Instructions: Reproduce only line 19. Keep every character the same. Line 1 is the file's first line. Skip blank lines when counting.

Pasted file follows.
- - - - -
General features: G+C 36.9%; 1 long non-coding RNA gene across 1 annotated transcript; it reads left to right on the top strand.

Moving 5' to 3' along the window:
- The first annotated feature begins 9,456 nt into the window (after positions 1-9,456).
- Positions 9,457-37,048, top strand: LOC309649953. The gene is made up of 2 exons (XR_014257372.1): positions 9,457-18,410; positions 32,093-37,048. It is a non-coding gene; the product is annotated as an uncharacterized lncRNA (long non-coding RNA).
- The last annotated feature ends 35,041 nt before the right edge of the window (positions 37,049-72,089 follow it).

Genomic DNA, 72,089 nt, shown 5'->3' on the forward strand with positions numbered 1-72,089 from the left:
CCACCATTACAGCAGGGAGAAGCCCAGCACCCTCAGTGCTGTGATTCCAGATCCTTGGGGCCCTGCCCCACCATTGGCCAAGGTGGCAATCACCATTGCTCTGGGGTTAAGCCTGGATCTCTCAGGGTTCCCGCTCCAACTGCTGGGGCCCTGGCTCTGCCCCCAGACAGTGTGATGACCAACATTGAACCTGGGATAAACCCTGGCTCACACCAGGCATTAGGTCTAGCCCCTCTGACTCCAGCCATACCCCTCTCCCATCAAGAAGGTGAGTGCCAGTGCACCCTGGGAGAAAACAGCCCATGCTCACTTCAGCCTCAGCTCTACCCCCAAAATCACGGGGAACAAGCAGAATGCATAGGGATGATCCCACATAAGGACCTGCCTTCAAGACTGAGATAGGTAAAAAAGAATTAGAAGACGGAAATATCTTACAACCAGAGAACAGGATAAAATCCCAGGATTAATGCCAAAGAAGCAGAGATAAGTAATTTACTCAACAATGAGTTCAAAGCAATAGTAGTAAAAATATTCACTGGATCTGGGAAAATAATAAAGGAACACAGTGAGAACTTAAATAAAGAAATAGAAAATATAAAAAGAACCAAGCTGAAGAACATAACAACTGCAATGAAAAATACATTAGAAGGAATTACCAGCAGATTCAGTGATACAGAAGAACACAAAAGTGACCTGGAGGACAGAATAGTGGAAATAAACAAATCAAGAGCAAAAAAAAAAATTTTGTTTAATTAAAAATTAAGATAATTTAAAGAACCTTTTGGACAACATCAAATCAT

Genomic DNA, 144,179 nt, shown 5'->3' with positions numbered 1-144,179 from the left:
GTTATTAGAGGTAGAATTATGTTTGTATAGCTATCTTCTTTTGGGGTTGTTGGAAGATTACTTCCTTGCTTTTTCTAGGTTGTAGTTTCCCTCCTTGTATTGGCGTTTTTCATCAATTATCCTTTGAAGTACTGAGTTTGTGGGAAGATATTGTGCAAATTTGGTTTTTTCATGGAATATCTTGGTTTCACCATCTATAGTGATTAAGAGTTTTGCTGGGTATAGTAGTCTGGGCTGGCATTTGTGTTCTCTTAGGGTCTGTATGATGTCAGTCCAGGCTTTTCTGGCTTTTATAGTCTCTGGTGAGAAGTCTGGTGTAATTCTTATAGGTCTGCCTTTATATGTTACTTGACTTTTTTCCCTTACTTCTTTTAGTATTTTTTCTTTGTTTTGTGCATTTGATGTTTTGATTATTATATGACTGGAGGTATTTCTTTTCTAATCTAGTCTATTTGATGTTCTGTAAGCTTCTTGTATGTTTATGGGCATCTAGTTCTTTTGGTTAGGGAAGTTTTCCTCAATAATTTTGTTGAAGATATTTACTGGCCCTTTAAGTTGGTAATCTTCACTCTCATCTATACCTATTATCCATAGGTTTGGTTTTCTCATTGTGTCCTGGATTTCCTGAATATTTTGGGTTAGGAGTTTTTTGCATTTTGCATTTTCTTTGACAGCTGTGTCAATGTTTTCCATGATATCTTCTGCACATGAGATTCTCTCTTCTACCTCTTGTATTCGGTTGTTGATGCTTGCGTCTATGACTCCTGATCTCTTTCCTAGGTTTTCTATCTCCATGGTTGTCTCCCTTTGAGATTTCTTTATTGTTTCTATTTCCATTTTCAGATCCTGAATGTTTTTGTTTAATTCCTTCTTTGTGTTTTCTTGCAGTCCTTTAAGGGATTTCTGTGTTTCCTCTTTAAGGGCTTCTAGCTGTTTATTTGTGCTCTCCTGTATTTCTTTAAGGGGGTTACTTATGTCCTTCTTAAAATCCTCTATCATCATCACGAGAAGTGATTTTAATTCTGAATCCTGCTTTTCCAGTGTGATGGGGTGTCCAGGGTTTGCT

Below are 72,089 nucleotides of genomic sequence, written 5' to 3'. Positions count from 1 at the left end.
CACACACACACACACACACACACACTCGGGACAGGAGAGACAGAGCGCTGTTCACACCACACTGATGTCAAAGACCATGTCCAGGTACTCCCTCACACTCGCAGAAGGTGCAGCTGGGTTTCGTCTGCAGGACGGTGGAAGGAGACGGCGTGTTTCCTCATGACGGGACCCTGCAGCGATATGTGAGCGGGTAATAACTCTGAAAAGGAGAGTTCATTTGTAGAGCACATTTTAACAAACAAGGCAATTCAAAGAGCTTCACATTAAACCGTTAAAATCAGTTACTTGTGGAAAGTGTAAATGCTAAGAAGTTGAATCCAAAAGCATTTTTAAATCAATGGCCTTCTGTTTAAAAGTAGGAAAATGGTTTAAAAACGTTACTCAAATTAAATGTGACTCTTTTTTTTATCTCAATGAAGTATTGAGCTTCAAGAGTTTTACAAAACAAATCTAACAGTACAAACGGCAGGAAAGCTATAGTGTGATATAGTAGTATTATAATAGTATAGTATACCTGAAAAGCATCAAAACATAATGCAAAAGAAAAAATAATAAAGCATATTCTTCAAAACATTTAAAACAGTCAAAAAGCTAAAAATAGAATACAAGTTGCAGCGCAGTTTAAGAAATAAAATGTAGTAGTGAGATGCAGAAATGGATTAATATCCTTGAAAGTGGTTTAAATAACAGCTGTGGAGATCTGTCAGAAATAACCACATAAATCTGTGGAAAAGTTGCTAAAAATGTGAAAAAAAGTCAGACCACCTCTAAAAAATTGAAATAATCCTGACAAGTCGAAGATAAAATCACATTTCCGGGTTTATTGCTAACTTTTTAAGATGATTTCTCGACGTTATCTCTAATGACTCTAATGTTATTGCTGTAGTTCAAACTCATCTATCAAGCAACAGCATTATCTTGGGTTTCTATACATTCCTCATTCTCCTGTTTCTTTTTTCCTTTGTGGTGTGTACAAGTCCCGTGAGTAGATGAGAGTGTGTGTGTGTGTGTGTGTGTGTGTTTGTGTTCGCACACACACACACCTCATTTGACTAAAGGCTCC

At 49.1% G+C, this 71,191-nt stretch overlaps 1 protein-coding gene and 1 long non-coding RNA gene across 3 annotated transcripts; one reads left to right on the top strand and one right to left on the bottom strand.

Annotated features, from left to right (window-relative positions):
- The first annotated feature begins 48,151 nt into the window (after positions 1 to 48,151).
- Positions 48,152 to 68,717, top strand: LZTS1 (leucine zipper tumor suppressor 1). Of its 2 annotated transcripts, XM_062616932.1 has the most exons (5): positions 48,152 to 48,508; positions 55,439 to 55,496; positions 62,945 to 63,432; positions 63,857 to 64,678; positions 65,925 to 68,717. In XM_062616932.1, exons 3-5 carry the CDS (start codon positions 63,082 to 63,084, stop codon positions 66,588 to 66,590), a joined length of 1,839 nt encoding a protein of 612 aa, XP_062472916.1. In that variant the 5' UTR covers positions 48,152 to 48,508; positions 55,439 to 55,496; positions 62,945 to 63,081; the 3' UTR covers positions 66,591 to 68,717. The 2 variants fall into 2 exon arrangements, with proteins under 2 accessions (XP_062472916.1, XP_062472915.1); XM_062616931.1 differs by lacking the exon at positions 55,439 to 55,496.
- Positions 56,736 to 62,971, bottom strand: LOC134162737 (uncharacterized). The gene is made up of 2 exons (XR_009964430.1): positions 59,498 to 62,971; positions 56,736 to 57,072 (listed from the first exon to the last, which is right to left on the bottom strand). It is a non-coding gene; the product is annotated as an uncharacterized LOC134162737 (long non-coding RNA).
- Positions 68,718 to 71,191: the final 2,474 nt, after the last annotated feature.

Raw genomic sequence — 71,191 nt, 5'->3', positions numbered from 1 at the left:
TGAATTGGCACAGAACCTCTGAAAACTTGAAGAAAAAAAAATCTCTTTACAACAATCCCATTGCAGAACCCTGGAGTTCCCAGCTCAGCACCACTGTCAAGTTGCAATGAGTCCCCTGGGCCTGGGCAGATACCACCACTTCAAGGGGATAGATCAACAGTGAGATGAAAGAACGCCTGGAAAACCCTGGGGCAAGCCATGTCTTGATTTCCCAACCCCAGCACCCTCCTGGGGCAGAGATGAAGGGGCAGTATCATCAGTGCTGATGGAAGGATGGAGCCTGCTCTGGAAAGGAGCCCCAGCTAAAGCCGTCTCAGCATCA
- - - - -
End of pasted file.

TGAATTGGCACAGAACCTCTGAAAACTTGAAGAAAAAAAAATCTCTTTACAACAATCCCATTGCAGAACCCTGGAGTTCCCAGCTCAGCACCACTGTCAAGTTGCAATGAGTCCCCTGGGCCTGGGCAGATACCACCACTTCAAGGGGATAGATCAACAGTGAGATGAAAGAACGCCTGGAAAACCCTGGGGCAAGCCATGTCTTGATTTCCCAACCCCAGCACCCTCCTGGGGCAGAGATGAAGGGGCAGTATCATCAGTGCTGATGGAAGGATGGAGCCTGCTCTGGAAAGGAGCCCCAGCTAAAGCCGTCTCAGCATCA